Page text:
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Steven Spielberg to propose Oscar rules that could keep streaming films out of contention

Steven Spielberg to propose Oscar rules that could keep streaming films out of contention
Steven Spielberg, at a recent screening, will make his case before the motion picture academy board of governors. (Evan Agostini / Invision/Associated Press)

In the wake of “Roma’s” three Oscar wins on Sunday, director Steven Spielberg is taking aim at streaming films’ chances at future Academy Awards.

Spielberg will present his case to peers at an upcoming annual board of governors meeting at the Academy of Motion Picture Arts and Sciences, where the award-winning auteur will propose rule changes that would prevent streaming services such as Netflix, Amazon and Hulu from competing in the Oscars without their projects getting a full theatrical run first. The news was first reported on Indiewire.

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“Steven feels strongly about the difference between the streaming and theatrical situation,” a representative of Spielberg’s Amblin Entertainment told the site. (A spokesperson for the company did not immediately respond to request for comment by The Times.)

This isn’t the first time Spielberg has made his feelings known on the distinction between Hollywood’s big screen and TV’s small one.

“Once you commit to a television format, you’re a TV movie,” Spielberg said last year during a conversation with ITV News about the increasingly blurry line that separates various media. “You certainly — if it’s a good show — deserve an Emmy, but not an Oscar.”

The news of his pending proposal prompted pushback from director Ava DuVernay, whose recent film “13th” was produced and distributed by Netflix. Noting that the upcoming board of governors meeting was closed, DuVernay wrote that she hoped the board would “have filmmakers in the room or read statements from directors like me who feel differently.”

Episodic-TV director Richard Shepard (“Girls”) also weighed in on Spielberg’s anticipated comments.

The issue is in the news following this year’s Oscars, which for the second straight year included nominated Netflix releases, some of which only played in theaters for a few weeks. In addition to “Roma’s” limited theatrical run, the Coen brothers’ “The Ballad of Buster Scruggs” also played in theaters for several weeks before being released on the streamer. “Roma” was nominated for 10 Oscars, while “The Ballad of Buster Scruggs” was up for three. Among other streaming outlets, Amazon’s “Cold War” was nominated for three awards but went home empty-handed.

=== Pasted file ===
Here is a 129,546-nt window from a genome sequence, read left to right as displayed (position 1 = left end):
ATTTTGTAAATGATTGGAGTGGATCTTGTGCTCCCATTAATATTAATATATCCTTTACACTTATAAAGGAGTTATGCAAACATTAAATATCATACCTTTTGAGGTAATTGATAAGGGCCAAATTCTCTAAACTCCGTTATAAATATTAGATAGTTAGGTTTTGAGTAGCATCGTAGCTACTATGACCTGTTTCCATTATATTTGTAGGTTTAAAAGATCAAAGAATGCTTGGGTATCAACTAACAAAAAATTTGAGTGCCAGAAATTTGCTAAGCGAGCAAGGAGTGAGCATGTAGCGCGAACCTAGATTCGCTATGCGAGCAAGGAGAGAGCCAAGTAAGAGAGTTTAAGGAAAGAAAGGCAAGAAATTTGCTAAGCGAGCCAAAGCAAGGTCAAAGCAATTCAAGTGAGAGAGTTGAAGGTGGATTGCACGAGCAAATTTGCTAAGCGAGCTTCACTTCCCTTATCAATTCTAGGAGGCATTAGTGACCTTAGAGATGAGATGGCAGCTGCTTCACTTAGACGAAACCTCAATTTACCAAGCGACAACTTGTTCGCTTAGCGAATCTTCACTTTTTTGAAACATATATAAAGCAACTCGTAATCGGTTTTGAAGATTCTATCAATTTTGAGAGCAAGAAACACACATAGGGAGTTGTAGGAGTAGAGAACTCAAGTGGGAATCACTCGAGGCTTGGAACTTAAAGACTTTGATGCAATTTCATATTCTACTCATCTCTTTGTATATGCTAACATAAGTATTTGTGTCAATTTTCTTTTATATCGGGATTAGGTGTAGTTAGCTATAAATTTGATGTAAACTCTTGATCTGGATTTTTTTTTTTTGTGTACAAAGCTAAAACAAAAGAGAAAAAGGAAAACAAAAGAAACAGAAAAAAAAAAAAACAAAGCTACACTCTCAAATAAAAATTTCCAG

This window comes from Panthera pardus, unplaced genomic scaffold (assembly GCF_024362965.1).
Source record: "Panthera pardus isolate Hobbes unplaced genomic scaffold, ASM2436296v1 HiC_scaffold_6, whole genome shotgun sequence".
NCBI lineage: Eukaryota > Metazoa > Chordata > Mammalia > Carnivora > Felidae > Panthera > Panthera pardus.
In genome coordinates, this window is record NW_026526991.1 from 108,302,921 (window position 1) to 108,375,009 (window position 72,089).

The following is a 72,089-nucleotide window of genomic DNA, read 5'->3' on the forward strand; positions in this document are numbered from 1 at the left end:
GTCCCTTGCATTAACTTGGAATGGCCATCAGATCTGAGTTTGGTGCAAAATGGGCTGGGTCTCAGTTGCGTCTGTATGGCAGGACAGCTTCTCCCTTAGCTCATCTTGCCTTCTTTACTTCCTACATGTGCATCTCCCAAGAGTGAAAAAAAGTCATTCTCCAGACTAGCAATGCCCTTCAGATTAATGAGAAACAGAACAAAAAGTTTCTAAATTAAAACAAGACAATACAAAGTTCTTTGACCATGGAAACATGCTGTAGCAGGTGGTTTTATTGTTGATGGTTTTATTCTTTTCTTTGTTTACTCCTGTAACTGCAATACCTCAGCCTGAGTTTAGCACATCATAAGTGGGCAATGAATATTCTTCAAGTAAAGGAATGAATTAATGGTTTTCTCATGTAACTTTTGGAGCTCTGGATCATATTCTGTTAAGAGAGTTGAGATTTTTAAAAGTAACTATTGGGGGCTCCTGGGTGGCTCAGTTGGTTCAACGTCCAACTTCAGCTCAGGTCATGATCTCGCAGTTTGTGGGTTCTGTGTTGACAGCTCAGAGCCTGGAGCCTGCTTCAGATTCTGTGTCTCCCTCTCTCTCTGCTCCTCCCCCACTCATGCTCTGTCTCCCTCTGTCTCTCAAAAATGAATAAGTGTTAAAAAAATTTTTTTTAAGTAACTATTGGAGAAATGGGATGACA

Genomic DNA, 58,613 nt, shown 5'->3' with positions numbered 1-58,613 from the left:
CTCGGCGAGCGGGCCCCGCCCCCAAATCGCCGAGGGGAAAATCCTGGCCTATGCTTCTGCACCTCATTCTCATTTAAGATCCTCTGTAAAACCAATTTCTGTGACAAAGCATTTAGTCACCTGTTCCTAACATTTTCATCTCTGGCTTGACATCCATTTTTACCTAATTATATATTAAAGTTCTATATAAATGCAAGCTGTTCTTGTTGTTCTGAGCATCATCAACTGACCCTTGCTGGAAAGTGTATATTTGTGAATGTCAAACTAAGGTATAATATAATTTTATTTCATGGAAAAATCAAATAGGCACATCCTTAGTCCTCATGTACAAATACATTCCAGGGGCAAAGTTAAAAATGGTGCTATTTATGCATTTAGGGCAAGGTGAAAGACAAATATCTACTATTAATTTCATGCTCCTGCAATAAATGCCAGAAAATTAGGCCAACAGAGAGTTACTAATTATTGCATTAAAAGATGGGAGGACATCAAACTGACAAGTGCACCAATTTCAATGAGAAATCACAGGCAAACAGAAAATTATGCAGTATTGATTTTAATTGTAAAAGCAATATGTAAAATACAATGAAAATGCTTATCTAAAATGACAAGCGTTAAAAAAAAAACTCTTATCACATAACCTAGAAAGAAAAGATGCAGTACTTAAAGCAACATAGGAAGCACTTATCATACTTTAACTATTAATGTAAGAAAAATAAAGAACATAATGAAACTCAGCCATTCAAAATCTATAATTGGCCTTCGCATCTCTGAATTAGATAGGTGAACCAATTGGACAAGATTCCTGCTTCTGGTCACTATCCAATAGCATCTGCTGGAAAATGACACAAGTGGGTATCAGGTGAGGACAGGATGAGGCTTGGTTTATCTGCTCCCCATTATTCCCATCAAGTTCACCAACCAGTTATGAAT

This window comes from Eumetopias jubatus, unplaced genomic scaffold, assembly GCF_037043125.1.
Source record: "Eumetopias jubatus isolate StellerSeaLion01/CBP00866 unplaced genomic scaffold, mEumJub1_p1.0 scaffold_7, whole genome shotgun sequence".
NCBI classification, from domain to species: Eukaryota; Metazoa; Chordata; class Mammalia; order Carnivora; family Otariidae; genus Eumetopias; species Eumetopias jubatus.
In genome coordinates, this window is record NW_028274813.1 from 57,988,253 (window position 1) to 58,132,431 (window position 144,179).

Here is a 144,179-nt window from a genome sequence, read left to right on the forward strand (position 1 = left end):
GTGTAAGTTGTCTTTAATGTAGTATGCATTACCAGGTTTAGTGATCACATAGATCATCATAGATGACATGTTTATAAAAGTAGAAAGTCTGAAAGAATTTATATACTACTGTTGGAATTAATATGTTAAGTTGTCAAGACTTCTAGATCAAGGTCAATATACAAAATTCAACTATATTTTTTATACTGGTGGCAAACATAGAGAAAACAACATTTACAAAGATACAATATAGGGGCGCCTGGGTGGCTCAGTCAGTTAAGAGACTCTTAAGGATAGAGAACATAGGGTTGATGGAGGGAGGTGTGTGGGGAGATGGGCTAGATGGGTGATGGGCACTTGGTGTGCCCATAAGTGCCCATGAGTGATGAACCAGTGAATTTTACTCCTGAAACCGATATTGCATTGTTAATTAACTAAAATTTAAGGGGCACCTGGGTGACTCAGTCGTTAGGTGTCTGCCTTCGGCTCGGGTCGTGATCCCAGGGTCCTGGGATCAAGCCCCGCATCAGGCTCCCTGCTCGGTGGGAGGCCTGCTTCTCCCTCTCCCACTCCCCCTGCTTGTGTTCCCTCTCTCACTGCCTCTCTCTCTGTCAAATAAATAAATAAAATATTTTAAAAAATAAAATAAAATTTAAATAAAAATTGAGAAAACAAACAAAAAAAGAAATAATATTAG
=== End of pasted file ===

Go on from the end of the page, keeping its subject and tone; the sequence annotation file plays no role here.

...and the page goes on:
“Roma” won three awards, including directing, cinematography and foreign language film.

Last year, Netflix won one Oscar in the documentary feature category for “Icarus.” (DuVernay’s “13th” was also nominated in the same category.)

Spielberg is continuing a conversation that has occupied the festival circuit for the last few years. At the Cannes Film Festival in 2017, The Times described “an existential fight for the future of entertainment” caused by the digital disruption rocking the world of film distribution.

"What Netflix does is great,” FilmNation executive Glen Basner said at the time when discussing Cannes. “But no place celebrates cinema the way this place does. There are places outside competition for other kinds of entertainment."

Netflix pulled out of Cannes last year after the festival mandated that in order to compete films must be released theatrically in France.

Spielberg had the topic on his mind when he accepted the filmmaker award at the Cinema Audio Society Awards last month. “I’m a firm believer that movie theaters need to be around forever,” he said, according to Variety.

Stressing that he very much admired the state of contemporary television, both for its stories and its tech advances, Spielberg conceded that “the sound is better in homes more than it ever has been in history.” But, he added, “there’s nothing like going to a big dark theater with people you’ve never met before and having the experience wash over you.”

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